C.A.R.P. Hosts National Vaccine Summit and Provides Timely Answers to All Your COVID-19 Vaccination Questions
C.A.R.P. helped sort through the facts and misinformation surrounding the COVID-19 immunization by speaking with medical experts during its National Vaccine Summit on Thursday. Photo: GettyImages/Ridofranz
In an effort to clarify the general uncertainty many Canadians still have about COVID-19 vaccines, and to separate the facts and myths surrounding the different doses, C.A.R.P. hosted its National Vaccine Summit on Thursday, Mar. 25.
The free online educational event gathered leading Canadian scientific experts to provide straightforward information and answers on everything you need to know about receiving your vaccination (you can watch a video of the summit below).
As vaccine shipments pour into Canada this week, provinces and territories will be ramping up efforts to immunize as many people as soon as possible.
Unfortunately, this national immunization rollout — one of the largest public health campaigns ever organized in our nation’s history — has been off to a bumpy start, marred by a shortage of doses, a plethora of misleading information surrounding the development of vaccines and continuing confusion over the safety and efficacy of the different doses.
Besides the overriding importance of immunizing older Canadians against the devastating COVID-19 virus, experts at today’s summit tried to cut through all the myths and misinformation that permeate on social media, discussed ways to improve the immunization rollout, shared news on the development of a made-in-Canada dose and stressed the importance of governments investing in programs that cover the cost of important vaccines — not just those aimed at battling COVID-19 — for all older Canadians across the country.
Dr. Shelly McNeil, chief of the division of infectious diseases at Dalhousie University, held a timely session in which she fielded questions from participants at the summit, providing answers and useful information to all those pressing questions older Canadians have about the vaccine, including:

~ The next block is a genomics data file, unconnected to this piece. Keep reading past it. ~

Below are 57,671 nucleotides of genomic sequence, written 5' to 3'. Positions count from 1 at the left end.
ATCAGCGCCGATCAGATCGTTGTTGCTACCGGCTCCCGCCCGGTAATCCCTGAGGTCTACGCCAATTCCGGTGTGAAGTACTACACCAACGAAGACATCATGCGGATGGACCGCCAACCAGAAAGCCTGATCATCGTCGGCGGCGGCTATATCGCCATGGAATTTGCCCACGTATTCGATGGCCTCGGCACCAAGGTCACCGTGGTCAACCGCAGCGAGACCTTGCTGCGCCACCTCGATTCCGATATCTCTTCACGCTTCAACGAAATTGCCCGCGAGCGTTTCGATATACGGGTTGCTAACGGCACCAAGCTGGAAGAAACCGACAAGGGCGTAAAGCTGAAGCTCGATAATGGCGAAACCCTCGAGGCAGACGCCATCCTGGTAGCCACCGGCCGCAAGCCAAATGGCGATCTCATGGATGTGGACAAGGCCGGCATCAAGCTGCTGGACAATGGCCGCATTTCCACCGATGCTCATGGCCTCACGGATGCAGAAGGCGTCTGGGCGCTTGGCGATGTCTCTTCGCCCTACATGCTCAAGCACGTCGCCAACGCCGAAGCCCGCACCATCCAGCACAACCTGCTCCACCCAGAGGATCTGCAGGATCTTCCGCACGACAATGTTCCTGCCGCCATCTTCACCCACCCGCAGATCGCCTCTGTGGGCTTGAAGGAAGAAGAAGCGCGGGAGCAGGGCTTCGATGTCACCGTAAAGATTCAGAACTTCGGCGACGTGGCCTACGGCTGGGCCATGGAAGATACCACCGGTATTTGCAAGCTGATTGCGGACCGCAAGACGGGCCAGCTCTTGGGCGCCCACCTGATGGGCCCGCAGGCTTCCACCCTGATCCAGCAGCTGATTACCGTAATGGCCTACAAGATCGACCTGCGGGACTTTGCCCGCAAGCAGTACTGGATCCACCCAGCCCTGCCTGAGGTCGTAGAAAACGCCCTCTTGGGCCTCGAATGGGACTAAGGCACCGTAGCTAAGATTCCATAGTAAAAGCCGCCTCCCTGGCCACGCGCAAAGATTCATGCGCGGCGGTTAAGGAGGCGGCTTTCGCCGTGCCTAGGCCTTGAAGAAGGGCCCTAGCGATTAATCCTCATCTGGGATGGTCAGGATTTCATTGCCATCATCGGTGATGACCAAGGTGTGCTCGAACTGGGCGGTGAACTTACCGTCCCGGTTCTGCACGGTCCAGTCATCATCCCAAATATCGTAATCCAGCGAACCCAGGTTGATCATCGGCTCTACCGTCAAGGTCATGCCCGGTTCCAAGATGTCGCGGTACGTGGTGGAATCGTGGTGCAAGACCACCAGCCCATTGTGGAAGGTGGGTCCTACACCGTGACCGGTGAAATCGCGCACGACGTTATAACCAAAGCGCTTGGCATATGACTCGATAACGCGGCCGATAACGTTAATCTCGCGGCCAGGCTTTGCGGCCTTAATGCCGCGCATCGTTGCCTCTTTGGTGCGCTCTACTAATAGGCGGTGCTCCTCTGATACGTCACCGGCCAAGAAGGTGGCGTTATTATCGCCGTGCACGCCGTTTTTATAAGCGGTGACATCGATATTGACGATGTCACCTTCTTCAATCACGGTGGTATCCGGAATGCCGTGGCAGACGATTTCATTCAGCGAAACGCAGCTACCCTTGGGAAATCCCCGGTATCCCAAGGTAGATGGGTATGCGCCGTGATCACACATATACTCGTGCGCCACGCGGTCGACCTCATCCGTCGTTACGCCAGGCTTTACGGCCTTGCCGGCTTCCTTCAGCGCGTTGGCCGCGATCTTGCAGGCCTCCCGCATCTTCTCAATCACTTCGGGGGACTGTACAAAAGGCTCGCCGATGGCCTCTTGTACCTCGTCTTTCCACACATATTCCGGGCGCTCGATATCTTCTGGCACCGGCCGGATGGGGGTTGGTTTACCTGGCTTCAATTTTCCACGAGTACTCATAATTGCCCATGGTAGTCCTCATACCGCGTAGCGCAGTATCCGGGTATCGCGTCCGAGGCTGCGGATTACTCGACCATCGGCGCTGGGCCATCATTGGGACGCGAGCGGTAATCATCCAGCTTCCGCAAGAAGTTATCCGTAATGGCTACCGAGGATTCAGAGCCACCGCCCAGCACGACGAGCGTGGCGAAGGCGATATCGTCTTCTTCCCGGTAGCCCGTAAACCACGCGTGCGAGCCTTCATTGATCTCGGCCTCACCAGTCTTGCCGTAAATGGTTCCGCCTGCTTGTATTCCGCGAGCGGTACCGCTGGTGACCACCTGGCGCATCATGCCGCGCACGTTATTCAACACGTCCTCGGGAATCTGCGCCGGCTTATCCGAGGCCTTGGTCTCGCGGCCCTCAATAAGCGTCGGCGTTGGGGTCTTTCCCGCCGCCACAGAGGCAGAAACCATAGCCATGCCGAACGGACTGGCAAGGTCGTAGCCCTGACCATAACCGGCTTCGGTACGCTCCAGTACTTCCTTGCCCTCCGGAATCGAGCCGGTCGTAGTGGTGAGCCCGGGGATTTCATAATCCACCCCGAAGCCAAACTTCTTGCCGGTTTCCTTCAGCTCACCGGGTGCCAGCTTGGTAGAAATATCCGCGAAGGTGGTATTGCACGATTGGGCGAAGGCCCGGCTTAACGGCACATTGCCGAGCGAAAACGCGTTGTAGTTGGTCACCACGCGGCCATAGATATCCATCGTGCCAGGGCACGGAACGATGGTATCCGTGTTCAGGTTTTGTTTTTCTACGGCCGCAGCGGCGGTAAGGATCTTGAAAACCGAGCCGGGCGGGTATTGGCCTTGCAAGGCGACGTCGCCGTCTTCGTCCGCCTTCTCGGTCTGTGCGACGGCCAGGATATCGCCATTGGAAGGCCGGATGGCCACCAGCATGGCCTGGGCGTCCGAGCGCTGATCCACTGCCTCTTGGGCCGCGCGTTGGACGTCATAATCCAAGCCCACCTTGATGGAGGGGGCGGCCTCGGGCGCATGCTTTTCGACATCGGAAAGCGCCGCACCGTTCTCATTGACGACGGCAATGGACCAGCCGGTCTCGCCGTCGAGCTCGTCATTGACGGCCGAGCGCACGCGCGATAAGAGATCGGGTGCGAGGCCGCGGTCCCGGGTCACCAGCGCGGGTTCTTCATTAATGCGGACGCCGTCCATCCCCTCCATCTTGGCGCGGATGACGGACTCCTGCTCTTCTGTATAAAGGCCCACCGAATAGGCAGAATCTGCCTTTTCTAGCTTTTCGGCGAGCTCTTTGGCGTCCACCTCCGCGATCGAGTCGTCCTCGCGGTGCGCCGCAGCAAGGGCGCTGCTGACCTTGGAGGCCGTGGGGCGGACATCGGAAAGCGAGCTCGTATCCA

Why do I have to receive a vaccine?
McNeil explains that we need to immunize as many people as possible to stop the spread of the virus, and to prevent hospitalization and death.
Which vaccines are approved for use in Canada?
Currently, four vaccines — Pfizer-BioNTech, Moderna, Oxford-AstraZeneca and Johnson & Johnson — have been approved for use by Health Canada, with another, from Novavax, under review. McNeil explains that although the vaccines are developed differently — the Pfizer and Moderna are so-called mRNA vaccines, while the AstraZeneca and Johnson & Johnson doses are known as a viral vector vaccines — they produce similar results. A modified form of the virus is injected into your arm that “teaches the body” to fight the infection. Because none of these vaccines contain a live COVID-19 virus, McNeil explains that it’s not possible that it will cause you to get the disease.
What evidence is there that the COVID-19 vaccines are safe?
McNeil assures us that all four vaccines have been rigorously reviewed by health regulatory bodies in Canada and around the world. All of the evidence that’s been gathered from the clinical trials and global rollouts show that they’re “remarkably safe,” says McNeil.
Does the fact that the vaccines were developed so quickly compromise their safety?
McNeil assures us that “no safety shortcuts were taken” by the drug makers when developing these vaccines. She explains that the technology that powers these vaccines has been around a long time. The reason they were developed so quickly is because of “unprecedented collaboration” between scientists, health-care bodies, politicians and pharmaceutical companies, allowing them to come to market at record speed.
Which vaccine is best suited to seniors?
McNeil advises that we should take whichever vaccine we’re offered. She suggests that because we have better information on the Pfizer and Moderna vaccines, ideally, we should prioritize these for older people. However, this doesn’t mean that if you’re offered the AstraZeneca vaccine — you shouldn’t take it.